Scientists find carbon-12, life’s most crucial isotope, on Mars
All life on Earth consists of carbon. On our planet, carbon exists in rocks, ocean, the air and all living things. Scientists announced on January 17, 2022, that they’ve discovered enriched amounts of carbon-12, life’s most crucial isotope, in powdered rock that Curiosity drilled from a hole on Mars. While carbon-12 on Earth is a sign of life, it’s too soon to say whether this discovery on Mars is a sign of life there as well. But life is one of the three possibilities that scientists are entertaining to explain the newly discovered carbon-12 on Mars.
The discovery of carbon isotopes on Mars
The Curiosity rover has been exploring the Gale crater on Mars since 2012. Curiosity drilled into the sandstone floor of the crater, retrieving a sample of rock ground into a fine powder. The rover has a science lab on board and is able to provide sample analysis from the surface of Mars. It heated the powdered rock to release the gas inside.
The researchers were surprised to find enriched amounts of the isotope carbon-12 in these samples and depleted amounts of carbon-13. Samples from the red planet’s atmosphere and from Martian meteorites that have struck Earth do not have these same amounts of carbon. The scientists think this may be because the new samples are from well-preserved, ancient surfaces on the crater floor.
Why are carbon-12 and carbon-13 significant?
The amounts of carbon-12 and carbon-13 in our solar system are the amounts that existed at the formation of the solar system. Both exist in everything, but because carbon-12 reacts more quickly than carbon-13, looking at the relative amounts of each [isotope] in samples can reveal the carbon cycle.
The carbon cycle is how carbon atoms travel from the atmosphere to life forms to rocks and soil and back again.
On Mars, the new study shows the samples had enriched carbon-12 and depleted carbon-13. House explained:
The samples [that are] extremely depleted in carbon-13 are a little like samples from Australia taken from sediment that was 2.7 billion years old. Those samples were caused by biological activity when methane was consumed by ancient microbial mats, but we can’t necessarily say that [is the case] on Mars because it’s a planet that may have formed out of different materials and processes than Earth.
The samples enriched with carbon-12 are a tantalizing find, because living creatures on Earth use carbon-12 to metabolize food and for photosynthesis. Finding more carbon-12 in ancient rocks suggests signatures of life-related chemistry.
Three possible sources
So how do scientists account for the amounts of carbon in the samples? The researchers have three possible scenarios: cosmic dust, ultraviolet degradation of carbon dioxide, or ultraviolet degradation of biologically produced methane.
The cosmic dust argument is plausible, though evidence for it is lacking. Every 100 million years or so, our solar system passes through a molecular cloud that can deposit dust on the planets. But then it should be found on Earth as well, and Earth has hardly any evidence of this dust. Glaciers are also required for that argument to work on Mars, and so far there is limited evidence of past glaciers in the Gale crater.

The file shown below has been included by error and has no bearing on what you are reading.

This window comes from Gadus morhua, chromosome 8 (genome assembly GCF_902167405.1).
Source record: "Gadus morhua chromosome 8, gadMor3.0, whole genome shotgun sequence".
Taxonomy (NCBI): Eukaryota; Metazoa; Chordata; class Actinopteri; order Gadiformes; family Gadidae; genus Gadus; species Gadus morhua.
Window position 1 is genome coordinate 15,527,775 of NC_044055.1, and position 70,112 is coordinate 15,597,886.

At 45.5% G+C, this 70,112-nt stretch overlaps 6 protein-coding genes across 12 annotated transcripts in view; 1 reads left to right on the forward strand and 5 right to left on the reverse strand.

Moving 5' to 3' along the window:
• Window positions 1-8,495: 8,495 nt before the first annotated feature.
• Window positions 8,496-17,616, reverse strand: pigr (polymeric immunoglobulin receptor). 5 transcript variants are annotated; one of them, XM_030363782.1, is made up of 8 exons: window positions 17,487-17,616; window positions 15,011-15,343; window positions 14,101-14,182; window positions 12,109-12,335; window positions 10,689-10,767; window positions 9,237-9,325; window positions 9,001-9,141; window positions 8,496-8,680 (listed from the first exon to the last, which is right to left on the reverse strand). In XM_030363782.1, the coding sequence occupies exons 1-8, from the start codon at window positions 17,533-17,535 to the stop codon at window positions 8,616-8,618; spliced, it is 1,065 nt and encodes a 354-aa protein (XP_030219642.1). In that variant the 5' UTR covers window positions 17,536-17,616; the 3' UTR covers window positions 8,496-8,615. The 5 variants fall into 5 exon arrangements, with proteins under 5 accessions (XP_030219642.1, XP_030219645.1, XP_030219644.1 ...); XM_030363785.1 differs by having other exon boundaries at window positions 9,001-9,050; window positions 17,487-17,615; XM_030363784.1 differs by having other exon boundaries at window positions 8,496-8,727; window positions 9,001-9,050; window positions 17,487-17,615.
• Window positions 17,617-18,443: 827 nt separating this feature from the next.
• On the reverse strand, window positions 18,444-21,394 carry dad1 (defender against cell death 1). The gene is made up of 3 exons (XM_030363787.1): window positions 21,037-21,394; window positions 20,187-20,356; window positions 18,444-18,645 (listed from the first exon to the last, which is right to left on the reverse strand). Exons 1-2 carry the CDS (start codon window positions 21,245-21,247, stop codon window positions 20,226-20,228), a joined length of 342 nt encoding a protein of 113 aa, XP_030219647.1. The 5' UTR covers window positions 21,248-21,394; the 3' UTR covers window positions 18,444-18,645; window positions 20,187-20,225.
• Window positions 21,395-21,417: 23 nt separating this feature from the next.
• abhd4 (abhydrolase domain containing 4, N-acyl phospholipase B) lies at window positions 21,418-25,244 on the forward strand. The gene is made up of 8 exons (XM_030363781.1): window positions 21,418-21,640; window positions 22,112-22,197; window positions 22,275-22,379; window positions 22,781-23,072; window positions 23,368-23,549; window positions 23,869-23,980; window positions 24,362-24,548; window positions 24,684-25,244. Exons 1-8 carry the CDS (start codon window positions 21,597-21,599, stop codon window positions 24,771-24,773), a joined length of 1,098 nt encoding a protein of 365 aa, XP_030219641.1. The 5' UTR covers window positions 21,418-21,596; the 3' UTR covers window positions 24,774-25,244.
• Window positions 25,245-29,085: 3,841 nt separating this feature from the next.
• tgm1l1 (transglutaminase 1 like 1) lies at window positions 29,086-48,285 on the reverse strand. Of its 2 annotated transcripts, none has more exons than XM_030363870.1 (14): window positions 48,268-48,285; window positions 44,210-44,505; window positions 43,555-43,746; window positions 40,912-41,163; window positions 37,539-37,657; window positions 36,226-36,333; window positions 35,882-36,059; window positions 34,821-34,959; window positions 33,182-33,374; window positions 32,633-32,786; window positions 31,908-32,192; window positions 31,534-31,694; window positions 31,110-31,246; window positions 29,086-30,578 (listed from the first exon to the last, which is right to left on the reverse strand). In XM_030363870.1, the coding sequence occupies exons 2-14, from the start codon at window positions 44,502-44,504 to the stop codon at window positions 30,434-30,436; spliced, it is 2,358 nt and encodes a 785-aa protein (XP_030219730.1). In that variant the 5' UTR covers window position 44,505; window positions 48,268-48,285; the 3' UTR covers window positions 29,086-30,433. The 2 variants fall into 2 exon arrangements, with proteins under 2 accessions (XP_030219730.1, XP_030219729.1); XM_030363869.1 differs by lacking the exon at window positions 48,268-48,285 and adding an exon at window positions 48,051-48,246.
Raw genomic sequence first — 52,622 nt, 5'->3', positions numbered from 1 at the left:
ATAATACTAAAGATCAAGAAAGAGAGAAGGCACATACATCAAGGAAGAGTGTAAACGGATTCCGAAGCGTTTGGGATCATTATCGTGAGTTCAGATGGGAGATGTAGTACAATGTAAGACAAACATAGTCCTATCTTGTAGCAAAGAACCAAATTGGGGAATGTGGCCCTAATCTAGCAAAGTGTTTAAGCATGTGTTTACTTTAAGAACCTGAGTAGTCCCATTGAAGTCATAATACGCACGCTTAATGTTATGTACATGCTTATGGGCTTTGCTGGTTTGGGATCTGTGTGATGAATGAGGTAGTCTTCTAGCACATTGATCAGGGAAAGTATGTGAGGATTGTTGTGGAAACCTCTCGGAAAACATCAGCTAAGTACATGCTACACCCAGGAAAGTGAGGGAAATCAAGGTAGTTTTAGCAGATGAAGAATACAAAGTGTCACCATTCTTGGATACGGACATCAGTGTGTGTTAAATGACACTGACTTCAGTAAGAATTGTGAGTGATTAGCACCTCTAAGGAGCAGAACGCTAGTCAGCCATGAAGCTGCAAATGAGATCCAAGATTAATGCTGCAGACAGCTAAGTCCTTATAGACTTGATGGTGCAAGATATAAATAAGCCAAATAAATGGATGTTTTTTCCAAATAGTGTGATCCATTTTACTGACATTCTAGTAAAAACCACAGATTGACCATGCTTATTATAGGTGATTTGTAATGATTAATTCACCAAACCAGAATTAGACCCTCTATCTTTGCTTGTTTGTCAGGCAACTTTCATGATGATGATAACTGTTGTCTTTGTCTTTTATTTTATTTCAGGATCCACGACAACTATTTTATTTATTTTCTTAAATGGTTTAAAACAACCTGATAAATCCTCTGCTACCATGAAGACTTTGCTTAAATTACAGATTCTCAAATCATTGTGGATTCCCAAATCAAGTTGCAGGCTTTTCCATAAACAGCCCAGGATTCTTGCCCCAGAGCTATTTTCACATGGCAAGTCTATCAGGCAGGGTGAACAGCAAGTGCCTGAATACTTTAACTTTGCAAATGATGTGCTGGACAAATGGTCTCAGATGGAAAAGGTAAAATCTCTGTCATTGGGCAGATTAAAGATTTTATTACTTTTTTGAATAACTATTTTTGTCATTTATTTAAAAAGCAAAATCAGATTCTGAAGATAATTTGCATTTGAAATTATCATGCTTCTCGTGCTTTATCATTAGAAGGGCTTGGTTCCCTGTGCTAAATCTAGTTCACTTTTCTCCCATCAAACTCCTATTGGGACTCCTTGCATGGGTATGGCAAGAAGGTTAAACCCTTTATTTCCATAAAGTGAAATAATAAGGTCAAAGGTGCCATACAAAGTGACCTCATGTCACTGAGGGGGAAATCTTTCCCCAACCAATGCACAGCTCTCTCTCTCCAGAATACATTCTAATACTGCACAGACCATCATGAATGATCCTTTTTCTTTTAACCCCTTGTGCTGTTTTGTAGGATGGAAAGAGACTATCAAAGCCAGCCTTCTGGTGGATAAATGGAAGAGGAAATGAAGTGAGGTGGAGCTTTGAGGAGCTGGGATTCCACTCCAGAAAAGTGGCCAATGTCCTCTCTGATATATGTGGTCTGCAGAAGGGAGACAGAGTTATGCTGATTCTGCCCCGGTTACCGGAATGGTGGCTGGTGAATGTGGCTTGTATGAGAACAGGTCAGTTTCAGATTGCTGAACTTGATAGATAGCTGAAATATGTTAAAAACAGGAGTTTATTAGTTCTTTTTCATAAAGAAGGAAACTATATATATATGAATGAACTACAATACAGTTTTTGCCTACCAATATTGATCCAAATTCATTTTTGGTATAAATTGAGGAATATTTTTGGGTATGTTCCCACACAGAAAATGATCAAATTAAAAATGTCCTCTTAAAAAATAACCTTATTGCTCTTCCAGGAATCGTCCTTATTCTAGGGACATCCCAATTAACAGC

The theory of ultraviolet degradation of carbon dioxide is one that some papers have predicted, but the scientists lack enough evidence to rule this one in or out.
Lastly, we have the biological explanation. Depleted samples of carbon-13 on Earth are a signal of ancient bacteria that consumed microbially produced methane. Ultraviolet light would then convert the methane in the atmosphere into more complex molecules. These would follow the carbon cycle and return to the rocks where they were found. But, as of now, there has been no discovery of bacteria or microbes on the surface of Mars.
All three possibilities point to an unusual carbon cycle unlike anything on Earth today. But we need more data to figure out which of these is the correct explanation.
Comparing Mars and Earth
Scientists have to both compare what they’ve learned from Earth to what’s happening on Mars, while also taking into consideration that what happens on another planet could have completely different causes. House said:
On Earth, processes that would produce the carbon signal we’re detecting on Mars are biological. We have to understand whether the same explanation works for Mars, or if there are other explanations, because Mars is very different.
The hardest thing is letting go of Earth and letting go of that bias that we have and really trying to get into the fundamentals of the chemistry, physics and environmental processes on Mars. We need to open our minds and think outside the box, and that’s what this paper does.
There’s a huge chunk of the carbon cycle on Earth that involves life, and because of life, there is a chunk of the carbon cycle on Earth we can’t understand, because everywhere we look there is life.
Steele went on to say:
Defining the carbon cycle on Mars is absolutely key to trying to understand how life could fit into that cycle. We have done that really successfully on Earth, but we are just beginning to define that cycle for Mars.
Bottom line: Scientists have discovered rock samples from Mars that are enriched in carbon-12, an isotope that is crucial to life on Earth.